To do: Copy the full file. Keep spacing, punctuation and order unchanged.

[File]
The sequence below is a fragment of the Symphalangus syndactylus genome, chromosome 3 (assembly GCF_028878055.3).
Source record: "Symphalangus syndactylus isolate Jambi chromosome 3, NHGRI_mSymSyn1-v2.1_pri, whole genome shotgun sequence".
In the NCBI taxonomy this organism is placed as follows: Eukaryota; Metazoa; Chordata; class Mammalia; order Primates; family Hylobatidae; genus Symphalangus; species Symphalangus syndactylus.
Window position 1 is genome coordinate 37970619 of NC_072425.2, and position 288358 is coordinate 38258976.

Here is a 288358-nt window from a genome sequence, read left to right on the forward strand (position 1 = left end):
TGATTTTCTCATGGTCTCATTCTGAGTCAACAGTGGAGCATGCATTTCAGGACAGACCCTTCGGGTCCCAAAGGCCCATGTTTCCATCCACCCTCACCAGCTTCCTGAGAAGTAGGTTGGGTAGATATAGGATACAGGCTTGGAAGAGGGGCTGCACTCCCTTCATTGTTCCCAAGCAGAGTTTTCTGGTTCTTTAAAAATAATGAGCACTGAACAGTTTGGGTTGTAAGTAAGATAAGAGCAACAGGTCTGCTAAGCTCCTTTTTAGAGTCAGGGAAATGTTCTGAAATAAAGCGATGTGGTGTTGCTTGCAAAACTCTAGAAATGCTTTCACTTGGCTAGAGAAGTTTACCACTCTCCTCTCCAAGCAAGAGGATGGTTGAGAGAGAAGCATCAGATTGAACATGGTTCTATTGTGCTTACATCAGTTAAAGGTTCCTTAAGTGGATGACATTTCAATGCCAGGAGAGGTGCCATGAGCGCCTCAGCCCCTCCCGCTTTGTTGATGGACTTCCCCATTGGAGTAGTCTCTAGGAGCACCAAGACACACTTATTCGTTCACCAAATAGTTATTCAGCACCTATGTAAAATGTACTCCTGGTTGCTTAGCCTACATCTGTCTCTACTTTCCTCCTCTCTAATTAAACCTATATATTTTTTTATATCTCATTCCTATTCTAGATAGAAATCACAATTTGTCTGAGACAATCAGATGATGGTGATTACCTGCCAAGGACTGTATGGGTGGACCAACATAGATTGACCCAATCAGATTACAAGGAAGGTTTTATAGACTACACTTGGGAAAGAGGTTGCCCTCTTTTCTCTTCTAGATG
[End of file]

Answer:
The sequence below is a fragment of the Symphalangus syndactylus genome, chromosome 3 (assembly GCF_028878055.3).
Source record: "Symphalangus syndactylus isolate Jambi chromosome 3, NHGRI_mSymSyn1-v2.1_pri, whole genome shotgun sequence".
In the NCBI taxonomy this organism is placed as follows: Eukaryota; Metazoa; Chordata; class Mammalia; order Primates; family Hylobatidae; genus Symphalangus; species Symphalangus syndactylus.
Window position 1 is genome coordinate 37970619 of NC_072425.2, and position 288358 is coordinate 38258976.

Here is a 288358-nt window from a genome sequence, read left to right on the forward strand (position 1 = left end):
TGATTTTCTCATGGTCTCATTCTGAGTCAACAGTGGAGCATGCATTTCAGGACAGACCCTTCGGGTCCCAAAGGCCCATGTTTCCATCCACCCTCACCAGCTTCCTGAGAAGTAGGTTGGGTAGATATAGGATACAGGCTTGGAAGAGGGGCTGCACTCCCTTCATTGTTCCCAAGCAGAGTTTTCTGGTTCTTTAAAAATAATGAGCACTGAACAGTTTGGGTTGTAAGTAAGATAAGAGCAACAGGTCTGCTAAGCTCCTTTTTAGAGTCAGGGAAATGTTCTGAAATAAAGCGATGTGGTGTTGCTTGCAAAACTCTAGAAATGCTTTCACTTGGCTAGAGAAGTTTACCACTCTCCTCTCCAAGCAAGAGGATGGTTGAGAGAGAAGCATCAGATTGAACATGGTTCTATTGTGCTTACATCAGTTAAAGGTTCCTTAAGTGGATGACATTTCAATGCCAGGAGAGGTGCCATGAGCGCCTCAGCCCCTCCCGCTTTGTTGATGGACTTCCCCATTGGAGTAGTCTCTAGGAGCACCAAGACACACTTATTCGTTCACCAAATAGTTATTCAGCACCTATGTAAAATGTACTCCTGGTTGCTTAGCCTACATCTGTCTCTACTTTCCTCCTCTCTAATTAAACCTATATATTTTTTTATATCTCATTCCTATTCTAGATAGAAATCACAATTTGTCTGAGACAATCAGATGATGGTGATTACCTGCCAAGGACTGTATGGGTGGACCAACATAGATTGACCCAATCAGATTACAAGGAAGGTTTTATAGACTACACTTGGGAAAGAGGTTGCCCTCTTTTCTCTTCTAGATG